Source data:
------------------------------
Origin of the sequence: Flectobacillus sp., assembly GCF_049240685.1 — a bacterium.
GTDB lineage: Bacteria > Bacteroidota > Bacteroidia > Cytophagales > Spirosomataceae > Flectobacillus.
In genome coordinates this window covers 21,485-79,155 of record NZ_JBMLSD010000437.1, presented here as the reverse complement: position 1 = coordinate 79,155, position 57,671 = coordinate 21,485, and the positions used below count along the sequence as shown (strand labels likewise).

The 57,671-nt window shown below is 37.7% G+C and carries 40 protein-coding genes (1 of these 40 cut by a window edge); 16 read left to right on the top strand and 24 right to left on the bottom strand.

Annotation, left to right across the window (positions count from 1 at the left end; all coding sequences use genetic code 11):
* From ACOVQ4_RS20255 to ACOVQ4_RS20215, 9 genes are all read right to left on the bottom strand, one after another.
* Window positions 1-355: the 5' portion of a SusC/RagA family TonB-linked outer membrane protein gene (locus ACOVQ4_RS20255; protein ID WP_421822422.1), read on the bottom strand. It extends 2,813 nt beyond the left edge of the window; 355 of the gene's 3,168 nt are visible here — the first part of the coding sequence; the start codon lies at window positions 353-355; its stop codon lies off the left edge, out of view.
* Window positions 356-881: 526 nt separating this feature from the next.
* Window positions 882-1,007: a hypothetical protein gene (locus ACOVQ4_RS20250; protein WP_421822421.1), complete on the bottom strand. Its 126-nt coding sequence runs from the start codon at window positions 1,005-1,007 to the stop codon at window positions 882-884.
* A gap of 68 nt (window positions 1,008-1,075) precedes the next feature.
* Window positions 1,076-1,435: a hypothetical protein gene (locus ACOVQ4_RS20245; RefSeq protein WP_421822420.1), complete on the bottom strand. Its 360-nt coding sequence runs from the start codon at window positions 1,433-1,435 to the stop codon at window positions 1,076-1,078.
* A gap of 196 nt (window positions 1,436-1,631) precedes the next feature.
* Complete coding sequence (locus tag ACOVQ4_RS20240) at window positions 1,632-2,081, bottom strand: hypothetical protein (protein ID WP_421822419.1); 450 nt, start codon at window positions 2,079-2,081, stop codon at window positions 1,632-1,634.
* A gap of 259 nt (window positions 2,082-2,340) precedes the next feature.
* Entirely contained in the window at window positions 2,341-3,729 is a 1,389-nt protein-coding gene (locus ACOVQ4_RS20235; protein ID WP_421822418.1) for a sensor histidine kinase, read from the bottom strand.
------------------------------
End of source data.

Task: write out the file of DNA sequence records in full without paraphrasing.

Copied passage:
Origin of the sequence: Flectobacillus sp., assembly GCF_049240685.1 — a bacterium.
GTDB lineage: Bacteria > Bacteroidota > Bacteroidia > Cytophagales > Spirosomataceae > Flectobacillus.
In genome coordinates this window covers 21,485-79,155 of record NZ_JBMLSD010000437.1, presented here as the reverse complement: position 1 = coordinate 79,155, position 57,671 = coordinate 21,485, and the positions used below count along the sequence as shown (strand labels likewise).

The 57,671-nt window shown below is 37.7% G+C and carries 40 protein-coding genes (1 of these 40 cut by a window edge); 16 read left to right on the top strand and 24 right to left on the bottom strand.

Annotation, left to right across the window (positions count from 1 at the left end; all coding sequences use genetic code 11):
* From ACOVQ4_RS20255 to ACOVQ4_RS20215, 9 genes are all read right to left on the bottom strand, one after another.
* Window positions 1-355: the 5' portion of a SusC/RagA family TonB-linked outer membrane protein gene (locus ACOVQ4_RS20255; protein ID WP_421822422.1), read on the bottom strand. It extends 2,813 nt beyond the left edge of the window; 355 of the gene's 3,168 nt are visible here — the first part of the coding sequence; the start codon lies at window positions 353-355; its stop codon lies off the left edge, out of view.
* Window positions 356-881: 526 nt separating this feature from the next.
* Window positions 882-1,007: a hypothetical protein gene (locus ACOVQ4_RS20250; protein WP_421822421.1), complete on the bottom strand. Its 126-nt coding sequence runs from the start codon at window positions 1,005-1,007 to the stop codon at window positions 882-884.
* A gap of 68 nt (window positions 1,008-1,075) precedes the next feature.
* Window positions 1,076-1,435: a hypothetical protein gene (locus ACOVQ4_RS20245; RefSeq protein WP_421822420.1), complete on the bottom strand. Its 360-nt coding sequence runs from the start codon at window positions 1,433-1,435 to the stop codon at window positions 1,076-1,078.
* A gap of 196 nt (window positions 1,436-1,631) precedes the next feature.
* Complete coding sequence (locus tag ACOVQ4_RS20240) at window positions 1,632-2,081, bottom strand: hypothetical protein (protein ID WP_421822419.1); 450 nt, start codon at window positions 2,079-2,081, stop codon at window positions 1,632-1,634.
* A gap of 259 nt (window positions 2,082-2,340) precedes the next feature.
* Entirely contained in the window at window positions 2,341-3,729 is a 1,389-nt protein-coding gene (locus ACOVQ4_RS20235; protein ID WP_421822418.1) for a sensor histidine kinase, read from the bottom strand.